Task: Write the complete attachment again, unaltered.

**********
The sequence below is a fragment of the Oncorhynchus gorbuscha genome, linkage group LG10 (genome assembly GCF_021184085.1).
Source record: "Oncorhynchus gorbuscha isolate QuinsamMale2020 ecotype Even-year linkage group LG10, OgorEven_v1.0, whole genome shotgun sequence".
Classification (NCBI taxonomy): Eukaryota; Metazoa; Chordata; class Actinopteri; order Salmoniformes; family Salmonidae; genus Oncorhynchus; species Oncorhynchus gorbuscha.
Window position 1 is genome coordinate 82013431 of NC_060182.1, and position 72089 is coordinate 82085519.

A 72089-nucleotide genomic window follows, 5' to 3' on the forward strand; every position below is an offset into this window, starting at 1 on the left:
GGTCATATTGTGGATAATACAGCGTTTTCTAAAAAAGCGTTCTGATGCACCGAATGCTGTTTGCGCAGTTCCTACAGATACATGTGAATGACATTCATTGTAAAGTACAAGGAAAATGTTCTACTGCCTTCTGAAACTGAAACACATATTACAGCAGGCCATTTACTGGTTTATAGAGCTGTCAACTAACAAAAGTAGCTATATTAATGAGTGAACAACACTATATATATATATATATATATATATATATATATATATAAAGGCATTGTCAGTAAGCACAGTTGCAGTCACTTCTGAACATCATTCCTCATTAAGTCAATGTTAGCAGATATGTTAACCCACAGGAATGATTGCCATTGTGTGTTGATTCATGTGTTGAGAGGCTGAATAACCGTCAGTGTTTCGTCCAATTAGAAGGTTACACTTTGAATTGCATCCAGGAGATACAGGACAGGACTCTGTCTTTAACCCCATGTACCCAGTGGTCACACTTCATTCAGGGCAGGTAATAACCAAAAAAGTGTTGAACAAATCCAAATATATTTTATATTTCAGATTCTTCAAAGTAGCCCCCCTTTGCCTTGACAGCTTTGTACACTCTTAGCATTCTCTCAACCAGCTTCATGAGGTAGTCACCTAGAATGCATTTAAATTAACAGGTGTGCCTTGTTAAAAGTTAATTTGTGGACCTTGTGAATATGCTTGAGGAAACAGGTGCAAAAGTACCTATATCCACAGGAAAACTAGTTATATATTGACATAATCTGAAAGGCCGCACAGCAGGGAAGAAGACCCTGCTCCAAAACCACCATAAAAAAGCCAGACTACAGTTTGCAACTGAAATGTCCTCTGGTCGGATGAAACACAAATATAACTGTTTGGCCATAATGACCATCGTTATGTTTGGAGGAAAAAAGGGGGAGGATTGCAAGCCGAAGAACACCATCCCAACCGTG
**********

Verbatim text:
The sequence below is a fragment of the Oncorhynchus gorbuscha genome, linkage group LG10 (genome assembly GCF_021184085.1).
Source record: "Oncorhynchus gorbuscha isolate QuinsamMale2020 ecotype Even-year linkage group LG10, OgorEven_v1.0, whole genome shotgun sequence".
Classification (NCBI taxonomy): Eukaryota; Metazoa; Chordata; class Actinopteri; order Salmoniformes; family Salmonidae; genus Oncorhynchus; species Oncorhynchus gorbuscha.
Window position 1 is genome coordinate 82013431 of NC_060182.1, and position 72089 is coordinate 82085519.

A 72089-nucleotide genomic window follows, 5' to 3' on the forward strand; every position below is an offset into this window, starting at 1 on the left:
GGTCATATTGTGGATAATACAGCGTTTTCTAAAAAAGCGTTCTGATGCACCGAATGCTGTTTGCGCAGTTCCTACAGATACATGTGAATGACATTCATTGTAAAGTACAAGGAAAATGTTCTACTGCCTTCTGAAACTGAAACACATATTACAGCAGGCCATTTACTGGTTTATAGAGCTGTCAACTAACAAAAGTAGCTATATTAATGAGTGAACAACACTATATATATATATATATATATATATATATATATATATAAAGGCATTGTCAGTAAGCACAGTTGCAGTCACTTCTGAACATCATTCCTCATTAAGTCAATGTTAGCAGATATGTTAACCCACAGGAATGATTGCCATTGTGTGTTGATTCATGTGTTGAGAGGCTGAATAACCGTCAGTGTTTCGTCCAATTAGAAGGTTACACTTTGAATTGCATCCAGGAGATACAGGACAGGACTCTGTCTTTAACCCCATGTACCCAGTGGTCACACTTCATTCAGGGCAGGTAATAACCAAAAAAGTGTTGAACAAATCCAAATATATTTTATATTTCAGATTCTTCAAAGTAGCCCCCCTTTGCCTTGACAGCTTTGTACACTCTTAGCATTCTCTCAACCAGCTTCATGAGGTAGTCACCTAGAATGCATTTAAATTAACAGGTGTGCCTTGTTAAAAGTTAATTTGTGGACCTTGTGAATATGCTTGAGGAAACAGGTGCAAAAGTACCTATATCCACAGGAAAACTAGTTATATATTGACATAATCTGAAAGGCCGCACAGCAGGGAAGAAGACCCTGCTCCAAAACCACCATAAAAAAGCCAGACTACAGTTTGCAACTGAAATGTCCTCTGGTCGGATGAAACACAAATATAACTGTTTGGCCATAATGACCATCGTTATGTTTGGAGGAAAAAAGGGGGAGGATTGCAAGCCGAAGAACACCATCCCAACCGTG